Italo antipiracy law prompts hacker ire

Illegal peer-to-peer filesharing a criminal offence

ROME — Hackers punished the Italian government for passing tough a new Internet antipiracy law by bringing down several of the country’s institutional Web sites on Tuesday.

The new law, introduced Friday, makes peer-to-peer pilfering of music, movies and videogames, through services such as Kazaa and WinMX, a criminal offence punishable with up to three years in jail and fines as high as E250,000 ($300,000).

Angry hackers attacked the official Web sites for Prime Minister Silvio Berlusconi’s conservative government, parliament and SIAE, the state-run body that levies entertainment taxes and pays royalties, jamming them for most of the day in what a government official described as “a denial-of-service aggression.”

Promoted by the local film industry and drafted by Culture Minister Giuliano Urbani, the antipiracy law is considered the most extreme passed to date against peer-to-peer file sharing.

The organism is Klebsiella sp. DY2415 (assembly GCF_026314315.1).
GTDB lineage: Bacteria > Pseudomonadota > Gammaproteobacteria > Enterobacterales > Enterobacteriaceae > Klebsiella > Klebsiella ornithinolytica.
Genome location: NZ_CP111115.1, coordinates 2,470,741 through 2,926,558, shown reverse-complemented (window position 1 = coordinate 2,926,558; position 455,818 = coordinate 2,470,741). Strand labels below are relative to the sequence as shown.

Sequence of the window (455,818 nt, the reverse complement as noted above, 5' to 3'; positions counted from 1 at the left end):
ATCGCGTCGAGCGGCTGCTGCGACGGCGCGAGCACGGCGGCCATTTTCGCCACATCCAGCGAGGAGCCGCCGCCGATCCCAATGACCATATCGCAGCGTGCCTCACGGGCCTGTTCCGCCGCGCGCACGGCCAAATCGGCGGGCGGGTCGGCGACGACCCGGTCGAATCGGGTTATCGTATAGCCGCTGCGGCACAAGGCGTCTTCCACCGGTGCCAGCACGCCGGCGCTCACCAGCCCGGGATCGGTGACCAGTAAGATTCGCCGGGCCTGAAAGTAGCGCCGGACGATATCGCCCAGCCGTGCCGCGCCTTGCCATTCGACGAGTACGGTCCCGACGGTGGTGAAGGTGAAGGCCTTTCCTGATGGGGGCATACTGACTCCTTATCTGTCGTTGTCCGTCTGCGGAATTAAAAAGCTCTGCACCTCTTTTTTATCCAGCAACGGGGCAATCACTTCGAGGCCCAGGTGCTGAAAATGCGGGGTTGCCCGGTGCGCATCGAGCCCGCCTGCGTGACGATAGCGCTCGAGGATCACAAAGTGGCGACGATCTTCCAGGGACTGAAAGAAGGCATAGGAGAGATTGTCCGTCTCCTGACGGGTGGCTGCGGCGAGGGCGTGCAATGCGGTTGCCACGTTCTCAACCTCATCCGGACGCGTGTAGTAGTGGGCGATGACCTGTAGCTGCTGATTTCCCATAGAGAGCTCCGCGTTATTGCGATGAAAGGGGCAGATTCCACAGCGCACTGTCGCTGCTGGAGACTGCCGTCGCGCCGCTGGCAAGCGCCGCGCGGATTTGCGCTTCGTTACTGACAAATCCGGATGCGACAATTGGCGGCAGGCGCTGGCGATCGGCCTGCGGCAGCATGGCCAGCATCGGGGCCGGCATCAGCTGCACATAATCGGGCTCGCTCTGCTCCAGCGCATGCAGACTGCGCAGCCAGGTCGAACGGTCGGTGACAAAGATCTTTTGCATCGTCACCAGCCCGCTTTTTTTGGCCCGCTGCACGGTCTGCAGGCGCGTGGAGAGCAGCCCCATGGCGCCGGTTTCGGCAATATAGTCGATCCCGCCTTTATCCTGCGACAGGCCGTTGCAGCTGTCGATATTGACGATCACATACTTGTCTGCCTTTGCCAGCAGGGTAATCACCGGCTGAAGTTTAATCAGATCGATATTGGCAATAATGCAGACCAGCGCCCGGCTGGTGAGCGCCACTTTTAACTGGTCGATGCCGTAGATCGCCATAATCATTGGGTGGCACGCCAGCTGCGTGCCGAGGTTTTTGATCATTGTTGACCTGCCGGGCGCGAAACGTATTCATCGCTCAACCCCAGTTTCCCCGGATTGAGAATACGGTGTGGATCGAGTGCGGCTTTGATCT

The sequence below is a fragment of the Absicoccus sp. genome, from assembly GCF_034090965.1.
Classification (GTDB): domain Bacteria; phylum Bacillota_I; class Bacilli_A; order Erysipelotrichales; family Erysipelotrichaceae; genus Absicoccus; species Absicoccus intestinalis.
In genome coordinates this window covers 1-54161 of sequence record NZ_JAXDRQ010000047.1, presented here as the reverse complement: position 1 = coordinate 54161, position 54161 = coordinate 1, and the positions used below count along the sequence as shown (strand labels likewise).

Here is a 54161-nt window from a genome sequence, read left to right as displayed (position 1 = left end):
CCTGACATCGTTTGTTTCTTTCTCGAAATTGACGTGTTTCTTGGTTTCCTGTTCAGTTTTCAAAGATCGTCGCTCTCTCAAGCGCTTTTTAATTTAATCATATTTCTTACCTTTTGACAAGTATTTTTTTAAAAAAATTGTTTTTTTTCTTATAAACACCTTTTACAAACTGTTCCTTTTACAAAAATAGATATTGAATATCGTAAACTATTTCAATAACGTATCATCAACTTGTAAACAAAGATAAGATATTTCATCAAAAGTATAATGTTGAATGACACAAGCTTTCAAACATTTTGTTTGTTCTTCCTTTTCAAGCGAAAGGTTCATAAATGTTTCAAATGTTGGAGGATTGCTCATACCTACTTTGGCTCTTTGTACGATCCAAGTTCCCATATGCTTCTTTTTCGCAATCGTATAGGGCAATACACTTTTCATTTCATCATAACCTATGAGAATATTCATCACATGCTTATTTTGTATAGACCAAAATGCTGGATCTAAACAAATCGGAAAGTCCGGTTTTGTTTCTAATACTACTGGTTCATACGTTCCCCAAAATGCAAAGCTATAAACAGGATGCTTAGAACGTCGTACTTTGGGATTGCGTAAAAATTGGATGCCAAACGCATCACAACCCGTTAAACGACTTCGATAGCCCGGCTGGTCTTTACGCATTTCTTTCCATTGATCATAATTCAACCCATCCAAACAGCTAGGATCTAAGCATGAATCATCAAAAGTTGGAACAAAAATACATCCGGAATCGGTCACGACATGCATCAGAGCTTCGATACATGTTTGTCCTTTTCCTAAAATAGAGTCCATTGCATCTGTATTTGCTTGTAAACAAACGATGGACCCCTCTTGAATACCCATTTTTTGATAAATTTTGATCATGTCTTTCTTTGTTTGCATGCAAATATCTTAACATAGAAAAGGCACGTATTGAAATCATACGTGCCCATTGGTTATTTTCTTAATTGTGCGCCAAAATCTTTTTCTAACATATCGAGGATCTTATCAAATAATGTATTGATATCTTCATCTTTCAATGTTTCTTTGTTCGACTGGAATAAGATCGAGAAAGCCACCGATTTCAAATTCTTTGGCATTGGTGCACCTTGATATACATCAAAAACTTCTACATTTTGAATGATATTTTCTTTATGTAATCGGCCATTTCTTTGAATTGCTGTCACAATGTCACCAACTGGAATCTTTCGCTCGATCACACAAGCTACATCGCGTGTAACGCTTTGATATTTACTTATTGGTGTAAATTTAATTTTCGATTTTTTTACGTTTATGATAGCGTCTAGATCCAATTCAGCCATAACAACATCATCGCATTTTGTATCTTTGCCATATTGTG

The crackdown, long opposed in parliament, has raised questions over whether it can be enforced and prompted fears that it may result in unfair convictions.

The law, covering all intellectual property on the Web, also is criticized as a repressive means to stem the free flow of information.

“Controversy over this legislation should not lose sight of the fact that it has been drafted in response to the Italian industry’s critical situation,” said Alberto Francesconi, chief of Italy’s national entertainment association Agis.

Trade losses to copyright piracy in Italy last year totaled $686 million, according to the Intl. Intellectual Property Alliance.

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